But it isn't until his former comrade Snow Grell returns and asks Talyn to help him find Gair and his comrades, who disappeared at the end of the war and never returned to the Eastils. Talyn agrees to help him and, realizing that most of her magical comrades have dispersed to far-flung places, gathers a few that remain to search for them. They eventually find the men in the prison, and Talyn is shocked to discover their condition. Something is definitely wrong in her homeland, and it seems to have come in with the foreigners the Feegash brought in with them. Talyn is forced to ask for Skirmig's help in rescuing Gair and his comrades, but one of them has already succumbed to the torture and died. Gair and the other remaining man are rescued and brought to Talyn's farm, where she brings a healer into the conspiracy and gets his help in healing Gair and his remaining man. Snow Grell is also there to look out for them.

Skirmig, meanwhile, decides to show Talyn the magic of his people, the Feegash, and slowly schools her in it, telling her to keep it secret, as by doing so, he has betrayed his people. Their physical relationship continues, and he asks her to move in with him, but something bothers her about his servants. She resists for a while, but his villainy is revealed when he invites more Feegash over to the house and their wives tell her the truth about Feegash society: how the women exist only to be beaten and brutalized by the men, and when one woman dies, he already has more being groomed for his bed. Talyn is disgusted and outraged, but Skirmig wipes her memory of the event with his magic, saying that she was poisoned and must recover to account for the missing time.

Meanwhile, Gair, recuperating at Talyn's farm, begins having dreams of Talyn in chains, and when her skill in Feegash magic allows her to see what Skirmig has done to her mind, she rebels and undoes his work. But Skirmig is still able to overcome her, and hands her off to some of his friends for torture, rape and murder. Gair and Snow Grell (the other soldier having died of his wounds after being rescued) rescue her and take her to a bunker unknown to the Feegash, made by the Tonks to fight from should they ever be invaded. Gair sends Snow Grell back to Eastil for reinforcements, sure that his country would have found out about the treachery of the Feegash and found a way to overcome them. Meanwhile, he and Talyn will organize a resistance movement from here.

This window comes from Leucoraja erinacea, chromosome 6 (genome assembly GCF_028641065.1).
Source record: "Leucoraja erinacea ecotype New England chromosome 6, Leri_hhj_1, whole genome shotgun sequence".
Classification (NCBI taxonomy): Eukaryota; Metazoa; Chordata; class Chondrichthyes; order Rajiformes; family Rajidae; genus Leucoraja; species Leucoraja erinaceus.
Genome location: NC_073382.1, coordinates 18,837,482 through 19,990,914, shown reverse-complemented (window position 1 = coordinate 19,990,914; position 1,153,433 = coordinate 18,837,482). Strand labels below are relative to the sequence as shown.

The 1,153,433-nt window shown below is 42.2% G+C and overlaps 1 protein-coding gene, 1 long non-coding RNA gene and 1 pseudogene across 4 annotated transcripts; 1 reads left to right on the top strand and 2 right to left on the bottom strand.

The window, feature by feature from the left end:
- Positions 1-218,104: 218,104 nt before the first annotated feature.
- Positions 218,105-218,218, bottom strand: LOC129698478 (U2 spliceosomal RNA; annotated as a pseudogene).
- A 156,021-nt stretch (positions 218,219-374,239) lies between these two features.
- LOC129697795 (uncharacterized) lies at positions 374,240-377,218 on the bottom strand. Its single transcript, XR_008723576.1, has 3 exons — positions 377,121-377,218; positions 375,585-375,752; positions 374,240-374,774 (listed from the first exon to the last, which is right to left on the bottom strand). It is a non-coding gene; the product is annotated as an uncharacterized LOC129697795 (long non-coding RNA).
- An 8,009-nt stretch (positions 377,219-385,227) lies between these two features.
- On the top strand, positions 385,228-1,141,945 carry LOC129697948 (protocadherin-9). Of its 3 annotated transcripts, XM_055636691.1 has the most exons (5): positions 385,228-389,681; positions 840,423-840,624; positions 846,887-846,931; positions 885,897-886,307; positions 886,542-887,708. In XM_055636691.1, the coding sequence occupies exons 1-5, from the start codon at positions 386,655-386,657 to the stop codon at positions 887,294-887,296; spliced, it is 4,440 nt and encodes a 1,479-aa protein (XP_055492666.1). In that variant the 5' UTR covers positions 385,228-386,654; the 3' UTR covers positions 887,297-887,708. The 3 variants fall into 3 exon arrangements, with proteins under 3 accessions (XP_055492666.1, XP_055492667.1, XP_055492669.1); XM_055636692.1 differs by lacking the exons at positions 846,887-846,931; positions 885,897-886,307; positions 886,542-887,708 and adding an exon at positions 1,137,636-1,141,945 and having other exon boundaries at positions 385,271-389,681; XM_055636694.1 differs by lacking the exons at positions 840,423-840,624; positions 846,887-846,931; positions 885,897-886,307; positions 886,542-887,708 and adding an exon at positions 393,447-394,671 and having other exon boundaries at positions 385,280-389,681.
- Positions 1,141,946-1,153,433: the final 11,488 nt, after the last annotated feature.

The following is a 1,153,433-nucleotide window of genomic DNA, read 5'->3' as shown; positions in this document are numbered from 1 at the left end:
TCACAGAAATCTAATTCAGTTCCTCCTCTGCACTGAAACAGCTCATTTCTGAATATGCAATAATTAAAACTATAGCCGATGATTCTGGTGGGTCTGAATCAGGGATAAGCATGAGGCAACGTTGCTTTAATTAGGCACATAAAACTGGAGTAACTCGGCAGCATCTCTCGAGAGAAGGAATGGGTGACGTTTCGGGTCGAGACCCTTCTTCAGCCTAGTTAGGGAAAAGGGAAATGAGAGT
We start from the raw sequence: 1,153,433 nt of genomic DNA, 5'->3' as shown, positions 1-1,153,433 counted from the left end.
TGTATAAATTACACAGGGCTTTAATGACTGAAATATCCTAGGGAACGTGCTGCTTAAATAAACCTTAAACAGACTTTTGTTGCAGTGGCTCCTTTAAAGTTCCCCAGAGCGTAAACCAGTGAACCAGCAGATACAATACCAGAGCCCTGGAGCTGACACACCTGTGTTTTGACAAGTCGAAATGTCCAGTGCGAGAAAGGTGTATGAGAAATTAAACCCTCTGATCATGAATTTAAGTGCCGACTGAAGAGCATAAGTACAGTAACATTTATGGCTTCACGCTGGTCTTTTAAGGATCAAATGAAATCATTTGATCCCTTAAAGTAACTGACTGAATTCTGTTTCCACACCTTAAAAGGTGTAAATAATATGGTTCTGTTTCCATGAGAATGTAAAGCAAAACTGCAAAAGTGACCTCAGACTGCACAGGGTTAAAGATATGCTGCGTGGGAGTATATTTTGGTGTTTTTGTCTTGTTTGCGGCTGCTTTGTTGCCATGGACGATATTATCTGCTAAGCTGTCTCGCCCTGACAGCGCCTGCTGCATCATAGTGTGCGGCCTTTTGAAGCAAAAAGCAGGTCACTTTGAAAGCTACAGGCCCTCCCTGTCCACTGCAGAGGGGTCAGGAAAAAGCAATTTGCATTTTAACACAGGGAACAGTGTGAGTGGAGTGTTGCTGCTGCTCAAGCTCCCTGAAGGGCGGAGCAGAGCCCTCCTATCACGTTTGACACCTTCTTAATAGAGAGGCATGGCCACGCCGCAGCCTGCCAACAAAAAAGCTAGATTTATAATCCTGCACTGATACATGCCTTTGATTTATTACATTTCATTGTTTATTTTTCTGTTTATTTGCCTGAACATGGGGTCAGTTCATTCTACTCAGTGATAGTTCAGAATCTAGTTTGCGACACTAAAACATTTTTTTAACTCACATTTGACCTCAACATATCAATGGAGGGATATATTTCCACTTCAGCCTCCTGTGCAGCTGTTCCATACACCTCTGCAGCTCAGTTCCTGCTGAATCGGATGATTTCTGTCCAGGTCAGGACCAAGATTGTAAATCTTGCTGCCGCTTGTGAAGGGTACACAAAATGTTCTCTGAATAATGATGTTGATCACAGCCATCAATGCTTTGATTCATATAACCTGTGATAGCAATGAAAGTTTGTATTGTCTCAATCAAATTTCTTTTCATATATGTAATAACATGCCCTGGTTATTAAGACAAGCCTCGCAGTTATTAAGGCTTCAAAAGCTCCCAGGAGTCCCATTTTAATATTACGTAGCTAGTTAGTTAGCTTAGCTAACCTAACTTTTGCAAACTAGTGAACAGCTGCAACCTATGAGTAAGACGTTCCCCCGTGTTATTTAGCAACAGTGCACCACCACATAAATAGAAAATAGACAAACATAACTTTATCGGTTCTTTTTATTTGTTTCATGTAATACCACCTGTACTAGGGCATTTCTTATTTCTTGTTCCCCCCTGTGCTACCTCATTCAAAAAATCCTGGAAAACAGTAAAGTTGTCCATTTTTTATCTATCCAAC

He and Talyn find a communicator who was forgotten about by the Feegash and assemble those Tonks they can reach, both from the army and civilians from the surrounding regions. Talyn teaches the magic troops Feegash magic, while Gair turns the soldiers into a fighting force capable of taking on the Feegash and those under their mental control, waiting for Snow Grell to return with the reinforcements he is sure to bring from the Eastil Empire.

They fight a few battles with some good luck, and then Snow Grell returns alone, telling them that the Eastil Empire is completely in the control of the Feegash. Even the royal princesses, one of which Snow Grell was in love with, all act like Skirmig. Gair is nearly broken by this revelation, as he believed his people were superior to the Tonks, but apparently their "superior" government allowed them to be more easily taken over.

Unfortunately, Snow Grell is a plant, and has been taken over by the Feegash. Using him, they are able to take over most of the troops that Talyn and Gair had gathered, and Gair and Talyn must flee. Somehow, they must take on the Entire nation with only their own powers and abilities. But can they defeat Skirmig, a fleshmage capable of controlling two nations with his powers?